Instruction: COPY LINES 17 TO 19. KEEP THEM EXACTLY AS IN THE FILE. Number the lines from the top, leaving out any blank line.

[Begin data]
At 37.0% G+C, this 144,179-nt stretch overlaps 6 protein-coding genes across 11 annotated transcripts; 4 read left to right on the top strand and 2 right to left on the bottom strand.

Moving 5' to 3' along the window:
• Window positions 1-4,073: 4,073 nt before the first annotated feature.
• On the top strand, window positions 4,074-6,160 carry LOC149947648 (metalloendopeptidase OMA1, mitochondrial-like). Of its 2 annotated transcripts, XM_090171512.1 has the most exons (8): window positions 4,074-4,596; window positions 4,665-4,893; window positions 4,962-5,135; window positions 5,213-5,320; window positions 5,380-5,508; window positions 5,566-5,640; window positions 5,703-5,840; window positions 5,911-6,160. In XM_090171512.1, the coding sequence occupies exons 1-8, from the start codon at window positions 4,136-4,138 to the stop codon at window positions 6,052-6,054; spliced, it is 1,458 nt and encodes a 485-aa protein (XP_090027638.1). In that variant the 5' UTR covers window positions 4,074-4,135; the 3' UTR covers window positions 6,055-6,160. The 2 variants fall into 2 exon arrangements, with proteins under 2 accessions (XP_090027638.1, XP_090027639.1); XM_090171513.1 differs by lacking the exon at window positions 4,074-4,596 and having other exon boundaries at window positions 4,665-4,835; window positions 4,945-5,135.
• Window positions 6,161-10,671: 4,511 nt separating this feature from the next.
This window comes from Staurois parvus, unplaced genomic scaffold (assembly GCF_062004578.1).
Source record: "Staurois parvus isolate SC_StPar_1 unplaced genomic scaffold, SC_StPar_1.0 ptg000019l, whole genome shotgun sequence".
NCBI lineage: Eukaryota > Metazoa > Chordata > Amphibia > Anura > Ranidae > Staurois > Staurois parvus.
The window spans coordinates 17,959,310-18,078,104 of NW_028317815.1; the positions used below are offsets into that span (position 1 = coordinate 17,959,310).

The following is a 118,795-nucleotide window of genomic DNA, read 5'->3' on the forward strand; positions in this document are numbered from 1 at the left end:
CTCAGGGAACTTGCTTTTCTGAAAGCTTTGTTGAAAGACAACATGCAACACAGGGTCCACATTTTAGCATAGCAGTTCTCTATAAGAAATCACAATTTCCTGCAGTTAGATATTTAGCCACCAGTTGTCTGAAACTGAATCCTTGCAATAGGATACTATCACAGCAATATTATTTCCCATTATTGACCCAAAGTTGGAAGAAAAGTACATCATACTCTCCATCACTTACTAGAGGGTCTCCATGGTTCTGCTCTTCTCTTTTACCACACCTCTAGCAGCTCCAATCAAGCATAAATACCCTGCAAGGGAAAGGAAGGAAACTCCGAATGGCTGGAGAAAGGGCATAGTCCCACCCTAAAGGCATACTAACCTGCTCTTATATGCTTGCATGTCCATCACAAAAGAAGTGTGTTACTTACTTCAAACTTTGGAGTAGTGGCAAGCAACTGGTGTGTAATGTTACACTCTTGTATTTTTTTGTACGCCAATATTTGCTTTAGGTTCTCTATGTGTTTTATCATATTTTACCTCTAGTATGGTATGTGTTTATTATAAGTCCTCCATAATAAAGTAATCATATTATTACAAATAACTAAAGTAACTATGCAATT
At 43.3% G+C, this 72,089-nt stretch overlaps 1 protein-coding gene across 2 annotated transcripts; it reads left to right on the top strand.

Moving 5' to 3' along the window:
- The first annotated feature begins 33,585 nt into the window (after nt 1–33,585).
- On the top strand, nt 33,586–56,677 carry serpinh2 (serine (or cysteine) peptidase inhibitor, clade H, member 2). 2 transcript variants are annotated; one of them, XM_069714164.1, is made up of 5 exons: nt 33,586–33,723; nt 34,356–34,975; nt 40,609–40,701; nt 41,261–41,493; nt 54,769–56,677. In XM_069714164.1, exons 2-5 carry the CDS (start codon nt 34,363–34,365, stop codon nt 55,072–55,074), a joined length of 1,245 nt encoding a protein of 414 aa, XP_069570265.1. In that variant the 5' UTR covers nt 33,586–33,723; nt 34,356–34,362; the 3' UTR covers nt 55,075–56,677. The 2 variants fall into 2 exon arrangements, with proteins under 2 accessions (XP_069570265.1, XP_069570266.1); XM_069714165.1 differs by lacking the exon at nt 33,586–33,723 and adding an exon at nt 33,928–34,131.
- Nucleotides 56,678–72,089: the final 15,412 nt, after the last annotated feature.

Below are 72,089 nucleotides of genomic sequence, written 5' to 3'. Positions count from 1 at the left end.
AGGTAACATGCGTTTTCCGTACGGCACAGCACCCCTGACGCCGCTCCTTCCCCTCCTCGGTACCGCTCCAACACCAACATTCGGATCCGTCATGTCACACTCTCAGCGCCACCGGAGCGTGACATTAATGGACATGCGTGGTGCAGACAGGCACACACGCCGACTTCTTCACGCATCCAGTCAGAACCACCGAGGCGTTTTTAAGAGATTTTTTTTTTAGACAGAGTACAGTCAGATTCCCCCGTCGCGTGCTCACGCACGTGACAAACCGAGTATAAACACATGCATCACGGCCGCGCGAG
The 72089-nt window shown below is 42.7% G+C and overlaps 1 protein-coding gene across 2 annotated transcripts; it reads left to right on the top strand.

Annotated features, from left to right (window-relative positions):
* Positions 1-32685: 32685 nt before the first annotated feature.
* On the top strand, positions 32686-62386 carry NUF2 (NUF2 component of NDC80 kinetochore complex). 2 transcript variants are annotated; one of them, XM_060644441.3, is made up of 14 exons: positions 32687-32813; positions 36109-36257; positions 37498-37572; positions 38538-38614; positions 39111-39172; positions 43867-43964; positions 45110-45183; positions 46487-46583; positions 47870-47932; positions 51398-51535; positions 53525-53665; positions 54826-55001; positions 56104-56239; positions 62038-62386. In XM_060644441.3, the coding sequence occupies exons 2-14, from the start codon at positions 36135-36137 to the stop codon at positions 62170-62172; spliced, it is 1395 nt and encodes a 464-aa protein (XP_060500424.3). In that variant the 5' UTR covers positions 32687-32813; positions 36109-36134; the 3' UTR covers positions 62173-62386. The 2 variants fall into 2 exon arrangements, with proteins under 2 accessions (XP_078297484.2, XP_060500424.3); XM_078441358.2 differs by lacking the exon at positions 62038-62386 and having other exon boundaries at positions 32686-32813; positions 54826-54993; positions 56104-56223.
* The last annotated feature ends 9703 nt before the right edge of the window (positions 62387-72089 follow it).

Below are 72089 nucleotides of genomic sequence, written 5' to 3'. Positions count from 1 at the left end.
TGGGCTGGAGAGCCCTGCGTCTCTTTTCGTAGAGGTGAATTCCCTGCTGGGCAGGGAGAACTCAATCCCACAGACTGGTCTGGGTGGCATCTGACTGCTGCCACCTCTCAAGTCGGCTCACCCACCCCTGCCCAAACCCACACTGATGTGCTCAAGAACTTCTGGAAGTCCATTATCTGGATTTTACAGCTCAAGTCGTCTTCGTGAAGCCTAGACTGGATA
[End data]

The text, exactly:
Below are 72,089 nucleotides of genomic sequence, written 5' to 3'. Positions count from 1 at the left end.
AGGTAACATGCGTTTTCCGTACGGCACAGCACCCCTGACGCCGCTCCTTCCCCTCCTCGGTACCGCTCCAACACCAACATTCGGATCCGTCATGTCACACTCTCAGCGCCACCGGAGCGTGACATTAATGGACATGCGTGGTGCAGACAGGCACACACGCCGACTTCTTCACGCATCCAGTCAGAACCACCGAGGCGTTTTTAAGAGATTTTTTTTTTAGACAGAGTACAGTCAGATTCCCCCGTCGCGTGCTCACGCACGTGACAAACCGAGTATAAACACATGCATCACGGCCGCGCGAG
The 72089-nt window shown below is 42.7% G+C and overlaps 1 protein-coding gene across 2 annotated transcripts; it reads left to right on the top strand.